Your product is not a story | Context Public Relations Your product is not a story | Context Public Relations
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23 Mar

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Your product is not a story

March 23, 2017 | By | No Comments

We are often asked what, on the face of it, is a very simple question: “Can you get my product some press coverage?” They will often add; “Ideally in the national press.” Sadly the answer is not as simple as the question. A product in its own right is not a story. And the media are looking for a story. They are not looking to promote your product. “Ah but every time Apple launches a new iPhone or Tesla announce a new car it gets media coverage.” They might counter. Yes, but when you reach the scale of Apple or Tesla you are already a story by virtue of your scale. Mere mortals that don’t have a turnover larger than the GDP of many nation states do not carry the same weight. But all is not lost. While your product may not be a story, there is a story around your product, your customers, your market, your company or around you as an individual. And that’s where your PR efforts need to be focused.

Ask the questions

What we are trying to achieve with media coverage is to identify stories that readers of national and industry press want to read and then weave our product message into that narrative in a subtle way that fits with the story. Not only is this the best way to get your product covered, it’s the best way to get it remembered. People remember stories, not products. To help with your story-telling I suggest you ask yourself a few short questions:

What problems does your product solve?

If you look at coverage for tech products in the media it will almost always be framed in terms of the problem the product solves. Does it save money or time? Does it allow you to do things differently or have more fun? Will it cut down waste or reduce pollution? Start with the problem and you will be talking the reader’s language.

Who is using it and what was their experience?

Moving on from the problem solved, the media needs to be able to believe your claims, while at the same time adding some colour and detail to the story. The best way to achieve both is to research a user story. If the user is a business then try to distil it down to the experience of individuals within that company to home in on the specific experience they had of using your product. Always look for the quirky or unexpected benefits of using the product.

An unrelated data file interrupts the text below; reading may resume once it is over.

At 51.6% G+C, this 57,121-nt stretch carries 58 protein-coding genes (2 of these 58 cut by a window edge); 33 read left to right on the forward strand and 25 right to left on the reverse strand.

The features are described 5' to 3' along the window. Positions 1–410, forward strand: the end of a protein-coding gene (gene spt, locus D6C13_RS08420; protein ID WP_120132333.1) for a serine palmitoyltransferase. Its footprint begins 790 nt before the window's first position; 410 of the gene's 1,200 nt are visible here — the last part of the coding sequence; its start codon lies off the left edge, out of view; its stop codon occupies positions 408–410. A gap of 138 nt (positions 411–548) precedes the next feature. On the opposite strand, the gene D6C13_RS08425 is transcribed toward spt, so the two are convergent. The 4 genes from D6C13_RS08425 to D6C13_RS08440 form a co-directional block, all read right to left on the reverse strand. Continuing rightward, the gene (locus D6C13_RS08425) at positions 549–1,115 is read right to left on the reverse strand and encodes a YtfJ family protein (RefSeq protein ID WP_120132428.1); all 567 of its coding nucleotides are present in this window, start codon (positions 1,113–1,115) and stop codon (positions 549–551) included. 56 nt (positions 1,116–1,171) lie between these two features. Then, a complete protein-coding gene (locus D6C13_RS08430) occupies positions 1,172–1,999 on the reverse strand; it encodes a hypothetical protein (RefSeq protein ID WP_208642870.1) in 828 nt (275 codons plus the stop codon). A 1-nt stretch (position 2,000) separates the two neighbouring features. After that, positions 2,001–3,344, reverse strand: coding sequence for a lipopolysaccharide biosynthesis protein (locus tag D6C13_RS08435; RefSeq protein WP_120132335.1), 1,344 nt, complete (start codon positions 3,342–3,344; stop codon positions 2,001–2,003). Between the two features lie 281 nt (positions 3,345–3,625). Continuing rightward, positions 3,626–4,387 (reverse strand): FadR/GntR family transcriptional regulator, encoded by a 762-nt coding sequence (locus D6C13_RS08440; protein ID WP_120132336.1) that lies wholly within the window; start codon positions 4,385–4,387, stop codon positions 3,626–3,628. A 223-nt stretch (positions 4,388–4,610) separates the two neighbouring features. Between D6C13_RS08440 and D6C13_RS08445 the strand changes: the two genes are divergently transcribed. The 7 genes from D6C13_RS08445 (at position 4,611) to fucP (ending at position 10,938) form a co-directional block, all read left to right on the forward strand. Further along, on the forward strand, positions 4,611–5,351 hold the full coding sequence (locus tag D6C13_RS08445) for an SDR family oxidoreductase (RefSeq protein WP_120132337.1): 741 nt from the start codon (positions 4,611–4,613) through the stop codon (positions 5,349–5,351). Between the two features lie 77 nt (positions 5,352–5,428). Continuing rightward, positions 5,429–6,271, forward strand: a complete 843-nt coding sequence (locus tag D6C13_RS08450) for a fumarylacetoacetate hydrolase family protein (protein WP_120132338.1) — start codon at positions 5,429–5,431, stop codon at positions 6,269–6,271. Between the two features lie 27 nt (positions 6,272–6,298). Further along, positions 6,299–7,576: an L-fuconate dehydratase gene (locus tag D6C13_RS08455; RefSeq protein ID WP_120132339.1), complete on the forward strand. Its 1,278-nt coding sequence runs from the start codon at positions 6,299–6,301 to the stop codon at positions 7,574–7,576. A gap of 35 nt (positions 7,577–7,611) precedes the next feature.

How is my product related to topical issues in the media?

Readers and hence journalists are interested in topical issues. Relate your product to one and you’re half way there. The recently proposed and (un-proposed) changes to NIC for the self-employed generated a raft of stories by entrepreneurs eager to give their view on what a rise in NIC would mean for them. By volunteering their views on a current topical matter they were able to slip in a plug for their business and its products or services.
A lot has been written about cyber-bullying lately so if you had a solution for safeguarding teenagers and children then that would be of interest to education and social care media as technology and national press. Align this with a real world user story and you might even get on TV or radio.

Can I generate a data driven story around my product?

Talking of broadcast coverage, one of the most productive routes to getting on telly is the good old survey. But this doesn’t mean you have to commission an expensive polling agency. It may be possible to derive a story from the data you have within your company. This could be the rise in demand for a certain category of product or increase in sales to a demographic group or a different country. Another route to getting data on your side would be the Freedom of Information Request. There is a whole treasure chest of government data out there that you can tap into to tell a story that highlights the benefits of your product.

So, could I be a story?

Maybe that’s it. You (or more likely your CEO) could be the story. Look at sections like the Sunday Times “How I Made It” column which regularly features the foundation story of entrepreneurs. But again only do this if you have a good yarn to tell. Maybe the CEO came up with the idea for the product while working for charity in sub-Saharan Africa, or maybe the CEO’s kids were struggling with their school work which prompted you to develop your online learning app. And don’t be afraid to open up to the reader. People love a ‘triumph over adversity’ story. If you had three bad years before you launched the product, make that the story and tell it to the business editors. They will respect your honesty and resilience and give you a great little boost to your web traffic as a thank you.

Trust your PR experts

And finally, take advantage of the knowledge and experience of your PR advisers. They will have pitched hundreds (if not thousands) of stories to the media and they know what works. An ethical PR consultant will save you a lot of time and wasted fees by challenging you to think outside the box. It’s disappointing to realise that your ‘baby’ is not such a big deal to the media as it is to you but they should also be able to show you the methods and techniques that will get you coverage in all the right places.




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